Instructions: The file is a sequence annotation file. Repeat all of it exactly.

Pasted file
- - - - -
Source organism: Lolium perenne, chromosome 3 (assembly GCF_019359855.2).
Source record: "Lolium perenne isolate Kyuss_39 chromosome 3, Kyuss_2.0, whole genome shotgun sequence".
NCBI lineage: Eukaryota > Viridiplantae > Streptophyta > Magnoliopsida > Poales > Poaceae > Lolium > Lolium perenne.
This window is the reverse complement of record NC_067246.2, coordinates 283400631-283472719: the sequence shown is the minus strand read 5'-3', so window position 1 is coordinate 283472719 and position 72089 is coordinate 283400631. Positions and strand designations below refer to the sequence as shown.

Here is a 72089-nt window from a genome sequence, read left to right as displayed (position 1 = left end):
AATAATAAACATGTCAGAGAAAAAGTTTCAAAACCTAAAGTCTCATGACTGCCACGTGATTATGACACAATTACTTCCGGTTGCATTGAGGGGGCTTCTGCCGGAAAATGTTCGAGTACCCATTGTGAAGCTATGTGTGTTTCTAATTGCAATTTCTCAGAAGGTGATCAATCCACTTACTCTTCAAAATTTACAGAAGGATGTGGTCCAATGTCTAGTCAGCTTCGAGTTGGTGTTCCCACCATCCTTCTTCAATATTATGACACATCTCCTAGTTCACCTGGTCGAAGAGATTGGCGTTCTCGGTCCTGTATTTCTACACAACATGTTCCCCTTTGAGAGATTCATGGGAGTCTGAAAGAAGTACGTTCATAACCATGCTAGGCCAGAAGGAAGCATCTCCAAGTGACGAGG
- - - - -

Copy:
Source organism: Lolium perenne, chromosome 3 (assembly GCF_019359855.2).
Source record: "Lolium perenne isolate Kyuss_39 chromosome 3, Kyuss_2.0, whole genome shotgun sequence".
NCBI lineage: Eukaryota > Viridiplantae > Streptophyta > Magnoliopsida > Poales > Poaceae > Lolium > Lolium perenne.
This window is the reverse complement of record NC_067246.2, coordinates 283400631-283472719: the sequence shown is the minus strand read 5'-3', so window position 1 is coordinate 283472719 and position 72089 is coordinate 283400631. Positions and strand designations below refer to the sequence as shown.

Here is a 72089-nt window from a genome sequence, read left to right as displayed (position 1 = left end):
AATAATAAACATGTCAGAGAAAAAGTTTCAAAACCTAAAGTCTCATGACTGCCACGTGATTATGACACAATTACTTCCGGTTGCATTGAGGGGGCTTCTGCCGGAAAATGTTCGAGTACCCATTGTGAAGCTATGTGTGTTTCTAATTGCAATTTCTCAGAAGGTGATCAATCCACTTACTCTTCAAAATTTACAGAAGGATGTGGTCCAATGTCTAGTCAGCTTCGAGTTGGTGTTCCCACCATCCTTCTTCAATATTATGACACATCTCCTAGTTCACCTGGTCGAAGAGATTGGCGTTCTCGGTCCTGTATTTCTACACAACATGTTCCCCTTTGAGAGATTCATGGGAGTCTGAAAGAAGTACGTTCATAACCATGCTAGGCCAGAAGGAAGCATCTCCAAGTGACGAGG